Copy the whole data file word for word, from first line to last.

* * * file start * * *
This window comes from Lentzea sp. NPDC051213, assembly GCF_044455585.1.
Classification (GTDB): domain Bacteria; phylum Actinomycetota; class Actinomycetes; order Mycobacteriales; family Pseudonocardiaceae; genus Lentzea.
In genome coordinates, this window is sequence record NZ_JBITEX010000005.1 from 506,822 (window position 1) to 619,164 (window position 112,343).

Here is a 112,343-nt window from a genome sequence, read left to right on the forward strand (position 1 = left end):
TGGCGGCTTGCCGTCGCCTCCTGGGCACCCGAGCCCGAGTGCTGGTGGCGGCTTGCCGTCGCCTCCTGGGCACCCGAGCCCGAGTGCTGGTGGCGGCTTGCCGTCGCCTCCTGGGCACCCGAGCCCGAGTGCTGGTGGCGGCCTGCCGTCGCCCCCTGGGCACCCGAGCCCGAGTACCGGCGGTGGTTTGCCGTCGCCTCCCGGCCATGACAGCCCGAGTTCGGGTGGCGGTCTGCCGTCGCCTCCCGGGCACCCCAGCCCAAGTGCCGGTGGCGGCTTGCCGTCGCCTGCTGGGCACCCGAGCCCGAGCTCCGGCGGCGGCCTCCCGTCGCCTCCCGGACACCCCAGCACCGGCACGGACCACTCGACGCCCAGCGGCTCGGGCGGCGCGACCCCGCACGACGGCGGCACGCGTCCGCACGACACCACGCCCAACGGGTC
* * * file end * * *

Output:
This window comes from Lentzea sp. NPDC051213, assembly GCF_044455585.1.
Classification (GTDB): domain Bacteria; phylum Actinomycetota; class Actinomycetes; order Mycobacteriales; family Pseudonocardiaceae; genus Lentzea.
In genome coordinates, this window is sequence record NZ_JBITEX010000005.1 from 506,822 (window position 1) to 619,164 (window position 112,343).

Here is a 112,343-nt window from a genome sequence, read left to right on the forward strand (position 1 = left end):
TGGCGGCTTGCCGTCGCCTCCTGGGCACCCGAGCCCGAGTGCTGGTGGCGGCTTGCCGTCGCCTCCTGGGCACCCGAGCCCGAGTGCTGGTGGCGGCTTGCCGTCGCCTCCTGGGCACCCGAGCCCGAGTGCTGGTGGCGGCCTGCCGTCGCCCCCTGGGCACCCGAGCCCGAGTACCGGCGGTGGTTTGCCGTCGCCTCCCGGCCATGACAGCCCGAGTTCGGGTGGCGGTCTGCCGTCGCCTCCCGGGCACCCCAGCCCAAGTGCCGGTGGCGGCTTGCCGTCGCCTGCTGGGCACCCGAGCCCGAGCTCCGGCGGCGGCCTCCCGTCGCCTCCCGGACACCCCAGCACCGGCACGGACCACTCGACGCCCAGCGGCTCGGGCGGCGCGACCCCGCACGACGGCGGCACGCGTCCGCACGACACCACGCCCAACGGGTC